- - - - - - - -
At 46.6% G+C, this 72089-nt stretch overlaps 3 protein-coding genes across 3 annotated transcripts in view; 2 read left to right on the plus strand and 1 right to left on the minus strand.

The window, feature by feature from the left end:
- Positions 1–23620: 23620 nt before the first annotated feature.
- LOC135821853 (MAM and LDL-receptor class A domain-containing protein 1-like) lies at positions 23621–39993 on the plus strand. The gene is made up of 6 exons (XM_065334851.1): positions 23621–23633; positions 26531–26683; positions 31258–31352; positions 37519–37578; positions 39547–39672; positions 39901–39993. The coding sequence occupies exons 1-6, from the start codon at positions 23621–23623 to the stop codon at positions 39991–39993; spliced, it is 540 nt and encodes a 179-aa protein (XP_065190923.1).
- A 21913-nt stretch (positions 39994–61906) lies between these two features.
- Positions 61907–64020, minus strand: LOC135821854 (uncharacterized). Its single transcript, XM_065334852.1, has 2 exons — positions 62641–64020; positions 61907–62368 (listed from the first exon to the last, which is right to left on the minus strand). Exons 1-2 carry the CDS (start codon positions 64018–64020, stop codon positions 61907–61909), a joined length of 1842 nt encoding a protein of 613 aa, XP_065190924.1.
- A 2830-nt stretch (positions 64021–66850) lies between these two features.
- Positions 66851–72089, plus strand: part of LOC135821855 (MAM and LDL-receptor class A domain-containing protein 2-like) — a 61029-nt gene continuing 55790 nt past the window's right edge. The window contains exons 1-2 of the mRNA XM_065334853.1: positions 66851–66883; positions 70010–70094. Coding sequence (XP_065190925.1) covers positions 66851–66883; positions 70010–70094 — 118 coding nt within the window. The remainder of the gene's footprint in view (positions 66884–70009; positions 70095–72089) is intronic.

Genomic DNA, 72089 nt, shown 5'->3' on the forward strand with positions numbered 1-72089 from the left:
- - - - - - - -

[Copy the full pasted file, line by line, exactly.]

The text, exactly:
At 46.6% G+C, this 72089-nt stretch overlaps 3 protein-coding genes across 3 annotated transcripts in view; 2 read left to right on the plus strand and 1 right to left on the minus strand.

The window, feature by feature from the left end:
- Positions 1–23620: 23620 nt before the first annotated feature.
- LOC135821853 (MAM and LDL-receptor class A domain-containing protein 1-like) lies at positions 23621–39993 on the plus strand. The gene is made up of 6 exons (XM_065334851.1): positions 23621–23633; positions 26531–26683; positions 31258–31352; positions 37519–37578; positions 39547–39672; positions 39901–39993. The coding sequence occupies exons 1-6, from the start codon at positions 23621–23623 to the stop codon at positions 39991–39993; spliced, it is 540 nt and encodes a 179-aa protein (XP_065190923.1).
- A 21913-nt stretch (positions 39994–61906) lies between these two features.
- Positions 61907–64020, minus strand: LOC135821854 (uncharacterized). Its single transcript, XM_065334852.1, has 2 exons — positions 62641–64020; positions 61907–62368 (listed from the first exon to the last, which is right to left on the minus strand). Exons 1-2 carry the CDS (start codon positions 64018–64020, stop codon positions 61907–61909), a joined length of 1842 nt encoding a protein of 613 aa, XP_065190924.1.
- A 2830-nt stretch (positions 64021–66850) lies between these two features.
- Positions 66851–72089, plus strand: part of LOC135821855 (MAM and LDL-receptor class A domain-containing protein 2-like) — a 61029-nt gene continuing 55790 nt past the window's right edge. The window contains exons 1-2 of the mRNA XM_065334853.1: positions 66851–66883; positions 70010–70094. Coding sequence (XP_065190925.1) covers positions 66851–66883; positions 70010–70094 — 118 coding nt within the window. The remainder of the gene's footprint in view (positions 66884–70009; positions 70095–72089) is intronic.

Genomic DNA, 72089 nt, shown 5'->3' on the forward strand with positions numbered 1-72089 from the left: